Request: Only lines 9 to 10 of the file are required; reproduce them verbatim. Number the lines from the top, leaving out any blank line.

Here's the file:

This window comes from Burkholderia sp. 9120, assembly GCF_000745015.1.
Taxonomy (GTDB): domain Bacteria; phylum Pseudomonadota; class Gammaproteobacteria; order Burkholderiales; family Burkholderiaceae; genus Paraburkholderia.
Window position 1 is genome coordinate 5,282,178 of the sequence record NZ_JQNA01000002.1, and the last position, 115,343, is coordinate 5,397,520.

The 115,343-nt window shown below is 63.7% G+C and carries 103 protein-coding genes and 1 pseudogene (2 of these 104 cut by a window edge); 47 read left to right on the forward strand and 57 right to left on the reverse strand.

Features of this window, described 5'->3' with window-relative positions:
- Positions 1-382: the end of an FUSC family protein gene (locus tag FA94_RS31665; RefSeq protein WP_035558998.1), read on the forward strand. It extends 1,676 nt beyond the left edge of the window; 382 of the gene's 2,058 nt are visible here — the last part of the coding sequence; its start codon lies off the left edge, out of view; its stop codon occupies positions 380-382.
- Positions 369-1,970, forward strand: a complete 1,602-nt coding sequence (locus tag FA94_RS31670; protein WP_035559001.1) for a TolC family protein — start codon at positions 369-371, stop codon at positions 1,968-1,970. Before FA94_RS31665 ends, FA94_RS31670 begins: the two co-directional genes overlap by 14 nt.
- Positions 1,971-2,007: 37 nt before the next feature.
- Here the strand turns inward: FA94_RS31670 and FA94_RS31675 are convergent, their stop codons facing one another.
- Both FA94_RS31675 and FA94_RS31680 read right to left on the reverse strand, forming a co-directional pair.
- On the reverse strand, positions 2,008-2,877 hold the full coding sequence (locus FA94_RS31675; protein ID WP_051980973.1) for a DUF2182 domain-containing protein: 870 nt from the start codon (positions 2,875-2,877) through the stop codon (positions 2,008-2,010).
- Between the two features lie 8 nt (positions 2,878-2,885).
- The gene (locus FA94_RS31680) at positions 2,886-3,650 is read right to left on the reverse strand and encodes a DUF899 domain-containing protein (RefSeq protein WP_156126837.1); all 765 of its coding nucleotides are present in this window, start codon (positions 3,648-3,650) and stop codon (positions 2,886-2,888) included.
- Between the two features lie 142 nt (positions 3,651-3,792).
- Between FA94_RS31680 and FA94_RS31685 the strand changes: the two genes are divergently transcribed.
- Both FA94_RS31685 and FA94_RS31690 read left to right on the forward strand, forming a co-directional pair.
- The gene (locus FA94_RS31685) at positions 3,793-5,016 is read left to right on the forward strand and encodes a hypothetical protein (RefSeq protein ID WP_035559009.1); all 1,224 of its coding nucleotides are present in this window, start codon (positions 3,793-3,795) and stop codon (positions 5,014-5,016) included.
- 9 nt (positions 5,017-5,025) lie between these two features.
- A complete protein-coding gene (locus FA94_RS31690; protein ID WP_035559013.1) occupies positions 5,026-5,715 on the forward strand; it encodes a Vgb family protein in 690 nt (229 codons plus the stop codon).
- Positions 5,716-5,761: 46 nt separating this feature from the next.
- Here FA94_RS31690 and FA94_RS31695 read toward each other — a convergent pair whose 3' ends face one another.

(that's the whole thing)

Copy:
- Here the strand turns inward: FA94_RS31670 and FA94_RS31675 are convergent, their stop codons facing one another.
- Both FA94_RS31675 and FA94_RS31680 read right to left on the reverse strand, forming a co-directional pair.